Wrongful Conviction Contributing Factors
DNA has changed the criminal justice system forever – but the system has not changed enough.
The exonerations of innocent people have shown that our criminal justice system is fundamentally flawed. DNA exonerations do not solve the problem – they provide scientific proof of its existence, and they illuminate the need for reform.
Over the last 15 years, there has been a major shift in criminal justice legislation as a result of DNA exonerations. Policymakers are increasingly recognizing and addressing the problems these exonerations demonstrate – and they are beginning to enact common-sense reforms that have been proven to improve accuracy in the criminal justice system.
Here are the five major contributing factors to wrongful convictions in order of percent they have been found to contribute to cases of exoneration. Click on each to learn more:
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1. Perjury or False Accusation
Perjury is known as the offense of willfully telling an untruth in a court after having taken an oath or affirmation. False accusations are when someone knowingly makes a charge of wrongdoing against another person. Perjury claims are usually proven based on a discrepancy between an initial deposition of a witness and their testimony on the stand.
The National Registry of Exonerations has chronicled more than 2,000 cases of wrongful conviction since 1989. In more than half of those cases, perjury and/or false accusations played a role.
There are a number of individuals involved in a case that can be incentivized or coerced into making perjurious statements. This can include witnesses, co-defendants, and victims in cases.
Often, statements from people with incentives to testify- incentives that are not disclosed to the jury—are the central evidence in convicting an innocent person. Those incentivized to testify are often unreliable and untrustworthy.
Many times, those incentivized to testify are jailhouse informants or "snitches". The National Registry defines jailhouse informants as "a witness who was in custody with the exonerated defendant and who testified that the defendant confessed to him."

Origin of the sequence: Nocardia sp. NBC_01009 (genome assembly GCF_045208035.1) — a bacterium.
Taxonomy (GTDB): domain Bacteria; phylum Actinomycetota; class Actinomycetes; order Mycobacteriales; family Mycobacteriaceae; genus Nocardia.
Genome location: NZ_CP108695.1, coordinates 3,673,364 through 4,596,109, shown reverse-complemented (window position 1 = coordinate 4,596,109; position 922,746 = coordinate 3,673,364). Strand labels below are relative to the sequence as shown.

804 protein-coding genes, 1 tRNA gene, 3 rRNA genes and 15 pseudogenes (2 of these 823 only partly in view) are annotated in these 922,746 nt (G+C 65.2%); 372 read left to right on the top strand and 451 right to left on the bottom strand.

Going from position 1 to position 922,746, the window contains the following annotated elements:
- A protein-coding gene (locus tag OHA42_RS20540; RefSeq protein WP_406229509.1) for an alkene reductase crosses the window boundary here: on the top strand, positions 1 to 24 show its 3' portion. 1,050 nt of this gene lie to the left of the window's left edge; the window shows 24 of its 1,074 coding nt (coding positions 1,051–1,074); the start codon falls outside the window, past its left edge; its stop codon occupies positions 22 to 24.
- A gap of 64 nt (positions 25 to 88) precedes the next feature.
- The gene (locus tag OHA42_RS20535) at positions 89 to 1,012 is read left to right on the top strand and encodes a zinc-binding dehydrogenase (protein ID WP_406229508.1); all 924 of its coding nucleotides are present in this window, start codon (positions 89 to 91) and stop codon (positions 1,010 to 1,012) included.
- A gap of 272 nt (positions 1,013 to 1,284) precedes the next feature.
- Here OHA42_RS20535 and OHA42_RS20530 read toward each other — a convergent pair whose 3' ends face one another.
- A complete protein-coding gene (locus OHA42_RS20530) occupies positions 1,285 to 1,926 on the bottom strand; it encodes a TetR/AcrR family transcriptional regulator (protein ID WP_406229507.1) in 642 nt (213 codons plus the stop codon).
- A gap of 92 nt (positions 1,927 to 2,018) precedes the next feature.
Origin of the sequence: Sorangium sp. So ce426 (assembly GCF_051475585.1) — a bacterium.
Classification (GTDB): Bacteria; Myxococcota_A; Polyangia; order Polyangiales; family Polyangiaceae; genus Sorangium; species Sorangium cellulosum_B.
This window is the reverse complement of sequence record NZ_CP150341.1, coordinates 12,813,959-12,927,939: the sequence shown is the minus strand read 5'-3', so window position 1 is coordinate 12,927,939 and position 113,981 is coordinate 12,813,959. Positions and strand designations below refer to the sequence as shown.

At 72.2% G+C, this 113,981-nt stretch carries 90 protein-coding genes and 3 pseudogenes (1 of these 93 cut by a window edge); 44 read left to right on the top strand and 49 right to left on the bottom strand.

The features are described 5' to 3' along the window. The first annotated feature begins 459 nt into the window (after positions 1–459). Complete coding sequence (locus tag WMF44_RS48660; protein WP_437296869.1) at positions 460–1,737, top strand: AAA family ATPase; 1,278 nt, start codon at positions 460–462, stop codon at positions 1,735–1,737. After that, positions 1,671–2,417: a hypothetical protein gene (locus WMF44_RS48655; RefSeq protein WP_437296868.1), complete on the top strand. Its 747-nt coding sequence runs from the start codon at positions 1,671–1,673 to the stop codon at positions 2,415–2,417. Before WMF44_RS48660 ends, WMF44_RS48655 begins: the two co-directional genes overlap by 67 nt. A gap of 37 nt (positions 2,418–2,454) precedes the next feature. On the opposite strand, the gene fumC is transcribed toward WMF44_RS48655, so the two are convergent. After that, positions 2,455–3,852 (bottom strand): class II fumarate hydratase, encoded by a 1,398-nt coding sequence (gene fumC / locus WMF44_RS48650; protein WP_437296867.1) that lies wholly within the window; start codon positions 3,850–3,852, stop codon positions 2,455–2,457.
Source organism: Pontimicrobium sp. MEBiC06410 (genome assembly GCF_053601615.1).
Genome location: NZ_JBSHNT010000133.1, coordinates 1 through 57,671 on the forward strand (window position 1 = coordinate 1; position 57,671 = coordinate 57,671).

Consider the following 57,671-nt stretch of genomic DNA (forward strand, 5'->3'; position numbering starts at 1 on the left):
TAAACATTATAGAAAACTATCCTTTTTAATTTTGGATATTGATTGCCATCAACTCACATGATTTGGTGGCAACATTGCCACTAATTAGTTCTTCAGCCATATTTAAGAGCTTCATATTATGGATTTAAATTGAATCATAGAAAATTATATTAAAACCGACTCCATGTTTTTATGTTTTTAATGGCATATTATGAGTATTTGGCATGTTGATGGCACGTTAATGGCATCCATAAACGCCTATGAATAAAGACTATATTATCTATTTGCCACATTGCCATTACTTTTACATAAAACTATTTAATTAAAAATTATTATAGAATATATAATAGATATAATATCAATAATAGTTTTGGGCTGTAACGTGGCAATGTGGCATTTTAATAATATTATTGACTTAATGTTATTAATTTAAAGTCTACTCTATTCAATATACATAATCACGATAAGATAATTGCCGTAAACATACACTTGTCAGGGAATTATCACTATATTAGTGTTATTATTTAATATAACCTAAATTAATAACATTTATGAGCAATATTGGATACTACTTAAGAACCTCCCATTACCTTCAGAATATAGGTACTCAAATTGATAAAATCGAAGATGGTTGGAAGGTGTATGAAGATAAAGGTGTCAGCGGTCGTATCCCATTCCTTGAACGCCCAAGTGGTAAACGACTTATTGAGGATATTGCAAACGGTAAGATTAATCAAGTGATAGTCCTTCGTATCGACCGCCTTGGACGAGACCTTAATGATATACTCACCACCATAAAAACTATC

Additionally, the Registry notes; "Jailhouse snitch testimony, as it is commonly known, is notoriously unreliable because the incarcerated witnesses are strongly motivated to say what the prosecution wants, usually because they get substantial reductions in their own sentences in return."
According to the Innocence Project, 15 percent of all wrongful convictions later cleared by DNA testing featured false testimony by jailhouse informants. In murder cases, that number is 50 percent.
Reforms in Florida and Beyond
State and federal governments have recently been examining and improving the law pertaining to guidelines for informant use. These laws are often aimed at improving accountability and reliability of the testimony gathered from informants.
The reasons informants lie are similar to the reasons why individuals falsely confess; they were coerced, bribed, threatened, lied to, or promised something in return.
In 2009, Florida passed legislation known as "Rachel's Law" which requires police to advise informants of certain rights and to maintain certain policies with respect to the recruitment and use of informants.
This law requires that law enforcement provide a person who is requested to serve as a confidential informant with an opportunity to consult with legal counsel upon request before the person agrees to perform any activities as a confidential informant.
It also charges agencies with the responsibility of considering a person’s age and maturity, emotional state and the level of risk an informant would entail. Under this law, police are also barred from promising an informer more lenient treatment; however, judges and prosecutors can still do that.
Click here to see where your state stands in terms of legislation surrounding jailhouse informants.
Read more about suggested reforms.
2. Official Misconduct